• The world has been destroyed, but there is hope still in our protagonists’ hearts. -I like a tale of rebuilding, not one of further drift into death.

I do not think there is any way the current iterations of the Fallout franchise can be anything like a real role playing experience as created by folks around a table. I do not see how it could be possible for the computer based games to allow for the amazing variety of possible characters a real tabletop game can provide, nor can it provide for the level of choice in the actions of the player characters.



Table Top RPGs

Pip System Released!

Third Eye Games new generic rules are released and available at the One Bookshelf sites RPGnow andDrivethrurpg.  My first scan through the pages show me a decent set of rules and how those rules can work in a number of different ways to make for a good gaming experience. A couple of things stick out to me to be aware of when buying this pdf. The first is that if you like to print out pages or the whole book for use at the table, the pdf is layered letting you turn off the background colors for a printer friendliness. The second is that while the rules call for six sided dice, the majority of rolls could be made just as effectively with any binary random selectors you might have. I picture using pennies and nickels when the black and white dice are called for. The only difference is that certain abilities make it so sixes count double, and unskilled shot-in-the-dark rolls only succeed on a 1. If you neither have the special abilities nor are unskilled, coins flipped will do, it seems.

Is it really going to be worth fifteen bucks?

As fully realized generic rule sets go, this is in fact a fair bargain. Some, like Savage Worlds, are cheaper by a bit, but I have to point out that for the most part, you use SW with another supplemental world book while The Pip System is geared to work pretty much out of the book with no more than the usual session prep time. There will be game books coming out based on The Pip System, some of which were stretch goals for the Kickstarter campaign, but each of these will be a stand-alone book without need for the basic rules open alongside.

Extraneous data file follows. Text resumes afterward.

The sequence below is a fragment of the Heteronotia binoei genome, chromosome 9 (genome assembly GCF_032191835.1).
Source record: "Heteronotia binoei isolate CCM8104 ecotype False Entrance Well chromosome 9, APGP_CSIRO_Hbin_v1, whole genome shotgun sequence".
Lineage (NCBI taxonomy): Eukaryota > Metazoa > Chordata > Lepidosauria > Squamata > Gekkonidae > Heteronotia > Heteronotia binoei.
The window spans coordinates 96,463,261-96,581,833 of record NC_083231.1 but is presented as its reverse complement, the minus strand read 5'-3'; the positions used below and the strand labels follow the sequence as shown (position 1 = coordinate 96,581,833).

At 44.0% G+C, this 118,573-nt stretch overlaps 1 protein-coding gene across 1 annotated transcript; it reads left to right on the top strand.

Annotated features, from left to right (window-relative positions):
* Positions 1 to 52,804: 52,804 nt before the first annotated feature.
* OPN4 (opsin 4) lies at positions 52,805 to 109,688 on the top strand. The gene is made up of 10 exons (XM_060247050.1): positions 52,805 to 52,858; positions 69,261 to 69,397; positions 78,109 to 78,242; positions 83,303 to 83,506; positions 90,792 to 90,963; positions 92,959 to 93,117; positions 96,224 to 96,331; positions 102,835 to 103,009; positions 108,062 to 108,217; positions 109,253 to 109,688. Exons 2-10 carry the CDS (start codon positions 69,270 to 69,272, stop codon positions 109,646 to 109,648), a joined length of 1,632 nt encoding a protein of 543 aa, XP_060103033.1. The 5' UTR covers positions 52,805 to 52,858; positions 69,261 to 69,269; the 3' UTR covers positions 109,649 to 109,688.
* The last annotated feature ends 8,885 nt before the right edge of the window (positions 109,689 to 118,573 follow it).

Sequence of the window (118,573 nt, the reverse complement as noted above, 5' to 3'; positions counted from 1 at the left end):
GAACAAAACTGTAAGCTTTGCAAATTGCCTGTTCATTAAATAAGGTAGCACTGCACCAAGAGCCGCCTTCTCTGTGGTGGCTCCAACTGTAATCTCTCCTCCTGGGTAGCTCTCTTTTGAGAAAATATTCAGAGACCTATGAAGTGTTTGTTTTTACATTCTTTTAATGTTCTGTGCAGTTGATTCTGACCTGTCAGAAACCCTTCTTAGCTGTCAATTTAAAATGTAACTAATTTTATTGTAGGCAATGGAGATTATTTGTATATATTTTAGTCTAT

The artwork throughout the book is charming. The page background is friendly to the eyes. The fonts are well chosen and easy to read at speed. Not as gorgeous as some books, but then I spent half as much as I would have for them.

General · Table Top RPGs

Nobody Asked, But

Yeah, I’ll answer, anyway.

What do you mean you won’t buy ?

Well, it is not because of lack of interest. I am just not really wealthy, despite my living standard that is far above any of my royal ancestors. I occasionally come into a little money and splurge on a few books or a couple of Kickstarters. One of these most recent opportunities was my final grant for college at the same time as my tax return. I was very happy to be able to support The Pip System and Cortex Prime, and I am very stoked that both of these projects have funded and will be real books. I have had pretty good luck with the things I have supported, even the one that took two years to finalize with product in my hands.

What is so all-fired awesome about these dice pool games?

Yeah, I noticed that, too. I see that my two recent crowdfunded books are both dice pool systems. Some of my favorites from the past are also dice pool games, most notably Fantasy Flight’s iterations of Star Wars,  FASA’s Shadowrun, and <grargh> World of Darkness.* The way you feel when you can roll a bunch of dice to figure how things went, this is quite gratifying. I am also particularly fond of how in the Cortex Prime games, you get dice from several places on your sheet, roll them all and add the two best, or more if you pay tokens for it.

*(I was dragged into the WoD by my friends who wanted to play nothing else but those Critter: the Adjective games once they came out. Any appearance of enjoyment on my part is purely coincidental. I did get a little Soggy, though.)

Where is the video promised in a recent Facebook post?

Well, I tell you what is going on. Since Windows Movie Maker was deprecated, I have not found a satisfactory video editing program. I thought I had when I got HitFilm 4 Express, but I am having a lot of trouble getting my footage to work in that platform. It is just too feature filled for me to see past it. I still don’t have money, really, so getting the Adobe Creative Cloud is not happening since I have no desire to rent my software. That may totally be the wave of the future, but it’s just crashing on me and not letting me surf. I’m kind of too perfectionist to want to mess around with it too much, since that is frustrating and school is all I can manage this final quarter. Still I went to all the trouble to learn Photoshop, and I have found the freeware stuff entirely unfriendly for that. Maybe I should be more open to other paths.

So please don’t hold your breath for the videos, but they are somewhere in the future.

Thanks and Happy Waffling!

Table Top RPGs

More Pip System!

I mean to say I would like it.

So far we have a successful Kickstarter, a couple of great videos, and an actual play on podcast.